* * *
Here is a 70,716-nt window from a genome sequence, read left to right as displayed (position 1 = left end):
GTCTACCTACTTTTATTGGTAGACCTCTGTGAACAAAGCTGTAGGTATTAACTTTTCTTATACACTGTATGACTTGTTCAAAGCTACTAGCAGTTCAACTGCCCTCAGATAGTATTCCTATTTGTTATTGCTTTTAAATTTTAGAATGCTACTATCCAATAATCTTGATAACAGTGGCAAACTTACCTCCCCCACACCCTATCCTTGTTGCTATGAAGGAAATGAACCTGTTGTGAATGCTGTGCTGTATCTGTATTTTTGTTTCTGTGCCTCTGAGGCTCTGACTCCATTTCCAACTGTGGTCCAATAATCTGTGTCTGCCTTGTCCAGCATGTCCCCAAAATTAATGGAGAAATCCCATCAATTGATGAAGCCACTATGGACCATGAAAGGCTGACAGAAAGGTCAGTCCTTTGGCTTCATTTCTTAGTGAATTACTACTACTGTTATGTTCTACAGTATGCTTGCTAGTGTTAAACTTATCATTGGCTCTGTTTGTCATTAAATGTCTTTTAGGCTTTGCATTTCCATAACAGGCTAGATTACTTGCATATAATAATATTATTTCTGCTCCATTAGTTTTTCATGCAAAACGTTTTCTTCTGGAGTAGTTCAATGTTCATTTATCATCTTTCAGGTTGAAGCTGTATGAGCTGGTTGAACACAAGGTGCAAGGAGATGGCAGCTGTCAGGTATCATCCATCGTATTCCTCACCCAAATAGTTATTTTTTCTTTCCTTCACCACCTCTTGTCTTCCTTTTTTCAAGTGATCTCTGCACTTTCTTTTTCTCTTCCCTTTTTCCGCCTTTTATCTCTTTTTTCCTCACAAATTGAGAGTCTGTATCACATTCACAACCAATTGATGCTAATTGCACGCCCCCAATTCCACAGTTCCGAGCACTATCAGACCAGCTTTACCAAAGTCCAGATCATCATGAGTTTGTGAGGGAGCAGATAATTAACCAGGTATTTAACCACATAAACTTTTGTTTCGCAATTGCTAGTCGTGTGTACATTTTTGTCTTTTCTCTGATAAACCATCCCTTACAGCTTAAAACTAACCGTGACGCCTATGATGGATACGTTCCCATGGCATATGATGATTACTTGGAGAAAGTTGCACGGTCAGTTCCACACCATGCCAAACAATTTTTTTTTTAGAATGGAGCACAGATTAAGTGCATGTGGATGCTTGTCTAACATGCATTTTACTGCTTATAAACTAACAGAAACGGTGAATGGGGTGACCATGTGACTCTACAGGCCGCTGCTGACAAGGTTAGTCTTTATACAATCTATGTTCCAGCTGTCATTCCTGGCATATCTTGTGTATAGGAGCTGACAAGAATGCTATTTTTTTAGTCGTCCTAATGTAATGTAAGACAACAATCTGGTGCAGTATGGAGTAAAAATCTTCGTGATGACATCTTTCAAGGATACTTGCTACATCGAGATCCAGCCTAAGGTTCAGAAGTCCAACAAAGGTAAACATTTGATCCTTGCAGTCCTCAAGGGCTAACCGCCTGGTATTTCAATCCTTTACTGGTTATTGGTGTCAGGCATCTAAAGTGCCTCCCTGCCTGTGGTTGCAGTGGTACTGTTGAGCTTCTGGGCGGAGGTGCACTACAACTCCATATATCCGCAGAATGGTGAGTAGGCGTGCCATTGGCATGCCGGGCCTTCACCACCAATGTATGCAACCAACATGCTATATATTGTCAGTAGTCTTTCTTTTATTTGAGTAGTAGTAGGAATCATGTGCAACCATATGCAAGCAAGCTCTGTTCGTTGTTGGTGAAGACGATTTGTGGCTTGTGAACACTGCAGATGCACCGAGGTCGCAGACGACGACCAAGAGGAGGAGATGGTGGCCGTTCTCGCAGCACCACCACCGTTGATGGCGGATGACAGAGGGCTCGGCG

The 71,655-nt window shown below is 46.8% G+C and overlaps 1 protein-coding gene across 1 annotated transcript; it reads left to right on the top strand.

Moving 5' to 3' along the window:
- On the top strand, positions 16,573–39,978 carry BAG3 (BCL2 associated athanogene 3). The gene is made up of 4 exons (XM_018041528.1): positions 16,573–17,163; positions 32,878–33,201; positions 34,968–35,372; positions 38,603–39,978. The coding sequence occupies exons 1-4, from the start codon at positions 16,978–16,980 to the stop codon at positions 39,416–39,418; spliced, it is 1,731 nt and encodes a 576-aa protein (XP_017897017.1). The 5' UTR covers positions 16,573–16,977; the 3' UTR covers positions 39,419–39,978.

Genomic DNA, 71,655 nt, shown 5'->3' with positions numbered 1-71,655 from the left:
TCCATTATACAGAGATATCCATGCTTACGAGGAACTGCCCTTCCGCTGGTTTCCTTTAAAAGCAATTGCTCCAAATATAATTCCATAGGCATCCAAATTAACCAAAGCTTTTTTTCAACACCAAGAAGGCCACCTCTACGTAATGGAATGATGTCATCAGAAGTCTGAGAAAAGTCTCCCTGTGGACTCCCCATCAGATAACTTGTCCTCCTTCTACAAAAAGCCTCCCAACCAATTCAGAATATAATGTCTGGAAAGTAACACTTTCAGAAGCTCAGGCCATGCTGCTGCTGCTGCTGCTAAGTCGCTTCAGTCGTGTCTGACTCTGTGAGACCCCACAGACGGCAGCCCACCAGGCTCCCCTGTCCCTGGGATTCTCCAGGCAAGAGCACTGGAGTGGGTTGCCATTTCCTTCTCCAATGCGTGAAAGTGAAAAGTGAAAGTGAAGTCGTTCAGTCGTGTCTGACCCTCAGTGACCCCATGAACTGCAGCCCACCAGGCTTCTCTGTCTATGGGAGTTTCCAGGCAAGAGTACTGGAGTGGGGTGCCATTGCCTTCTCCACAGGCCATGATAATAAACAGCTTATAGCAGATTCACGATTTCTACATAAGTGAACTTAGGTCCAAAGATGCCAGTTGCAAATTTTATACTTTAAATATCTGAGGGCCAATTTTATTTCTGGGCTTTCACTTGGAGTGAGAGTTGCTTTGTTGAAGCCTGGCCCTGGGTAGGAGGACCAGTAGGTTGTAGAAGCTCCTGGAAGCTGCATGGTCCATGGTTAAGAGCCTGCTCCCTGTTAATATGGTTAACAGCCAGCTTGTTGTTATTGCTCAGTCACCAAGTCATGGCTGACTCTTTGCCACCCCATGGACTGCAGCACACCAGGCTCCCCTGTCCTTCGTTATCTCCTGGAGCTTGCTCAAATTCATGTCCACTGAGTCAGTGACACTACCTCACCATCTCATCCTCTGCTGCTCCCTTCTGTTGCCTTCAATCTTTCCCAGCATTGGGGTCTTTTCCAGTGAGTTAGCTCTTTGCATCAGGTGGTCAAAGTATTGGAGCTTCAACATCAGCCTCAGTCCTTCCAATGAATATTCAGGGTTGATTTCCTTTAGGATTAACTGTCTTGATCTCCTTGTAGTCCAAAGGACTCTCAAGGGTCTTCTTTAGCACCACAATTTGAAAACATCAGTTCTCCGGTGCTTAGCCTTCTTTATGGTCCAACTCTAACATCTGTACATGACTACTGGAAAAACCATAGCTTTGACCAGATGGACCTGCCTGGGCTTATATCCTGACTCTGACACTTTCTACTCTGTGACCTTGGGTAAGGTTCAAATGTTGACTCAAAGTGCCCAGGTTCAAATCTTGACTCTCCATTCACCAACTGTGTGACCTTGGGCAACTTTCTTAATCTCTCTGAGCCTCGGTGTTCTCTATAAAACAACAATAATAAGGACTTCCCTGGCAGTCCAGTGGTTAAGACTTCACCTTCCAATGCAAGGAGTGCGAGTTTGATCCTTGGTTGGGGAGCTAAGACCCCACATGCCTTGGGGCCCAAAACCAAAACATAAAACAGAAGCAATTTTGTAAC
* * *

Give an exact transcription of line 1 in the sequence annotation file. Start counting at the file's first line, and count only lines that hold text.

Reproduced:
Here is a 70,716-nt window from a genome sequence, read left to right as displayed (position 1 = left end):